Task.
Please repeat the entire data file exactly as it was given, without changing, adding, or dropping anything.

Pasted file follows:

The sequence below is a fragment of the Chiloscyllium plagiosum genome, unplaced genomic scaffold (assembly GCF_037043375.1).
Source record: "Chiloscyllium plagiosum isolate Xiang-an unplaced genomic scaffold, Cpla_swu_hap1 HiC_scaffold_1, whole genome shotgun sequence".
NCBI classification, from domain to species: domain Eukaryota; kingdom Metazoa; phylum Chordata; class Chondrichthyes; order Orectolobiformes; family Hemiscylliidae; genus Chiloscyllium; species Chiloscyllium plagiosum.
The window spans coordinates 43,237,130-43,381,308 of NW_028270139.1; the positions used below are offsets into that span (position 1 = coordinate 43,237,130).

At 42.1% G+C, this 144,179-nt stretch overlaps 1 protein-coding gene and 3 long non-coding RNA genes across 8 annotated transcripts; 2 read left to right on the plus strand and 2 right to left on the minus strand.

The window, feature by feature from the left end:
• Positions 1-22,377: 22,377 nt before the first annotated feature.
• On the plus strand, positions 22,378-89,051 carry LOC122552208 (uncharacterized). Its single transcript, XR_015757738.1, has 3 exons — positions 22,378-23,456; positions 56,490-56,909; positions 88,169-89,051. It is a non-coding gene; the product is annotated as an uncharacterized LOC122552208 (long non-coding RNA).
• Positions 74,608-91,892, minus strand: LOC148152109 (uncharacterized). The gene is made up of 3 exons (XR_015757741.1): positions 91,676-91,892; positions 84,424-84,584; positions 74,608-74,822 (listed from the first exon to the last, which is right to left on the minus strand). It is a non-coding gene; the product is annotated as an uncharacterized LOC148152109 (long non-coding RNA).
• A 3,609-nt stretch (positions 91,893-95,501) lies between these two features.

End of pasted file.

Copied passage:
The sequence below is a fragment of the Chiloscyllium plagiosum genome, unplaced genomic scaffold (assembly GCF_037043375.1).
Source record: "Chiloscyllium plagiosum isolate Xiang-an unplaced genomic scaffold, Cpla_swu_hap1 HiC_scaffold_1, whole genome shotgun sequence".
NCBI classification, from domain to species: domain Eukaryota; kingdom Metazoa; phylum Chordata; class Chondrichthyes; order Orectolobiformes; family Hemiscylliidae; genus Chiloscyllium; species Chiloscyllium plagiosum.
The window spans coordinates 43,237,130-43,381,308 of NW_028270139.1; the positions used below are offsets into that span (position 1 = coordinate 43,237,130).

At 42.1% G+C, this 144,179-nt stretch overlaps 1 protein-coding gene and 3 long non-coding RNA genes across 8 annotated transcripts; 2 read left to right on the plus strand and 2 right to left on the minus strand.

The window, feature by feature from the left end:
• Positions 1-22,377: 22,377 nt before the first annotated feature.
• On the plus strand, positions 22,378-89,051 carry LOC122552208 (uncharacterized). Its single transcript, XR_015757738.1, has 3 exons — positions 22,378-23,456; positions 56,490-56,909; positions 88,169-89,051. It is a non-coding gene; the product is annotated as an uncharacterized LOC122552208 (long non-coding RNA).
• Positions 74,608-91,892, minus strand: LOC148152109 (uncharacterized). The gene is made up of 3 exons (XR_015757741.1): positions 91,676-91,892; positions 84,424-84,584; positions 74,608-74,822 (listed from the first exon to the last, which is right to left on the minus strand). It is a non-coding gene; the product is annotated as an uncharacterized LOC148152109 (long non-coding RNA).
• A 3,609-nt stretch (positions 91,893-95,501) lies between these two features.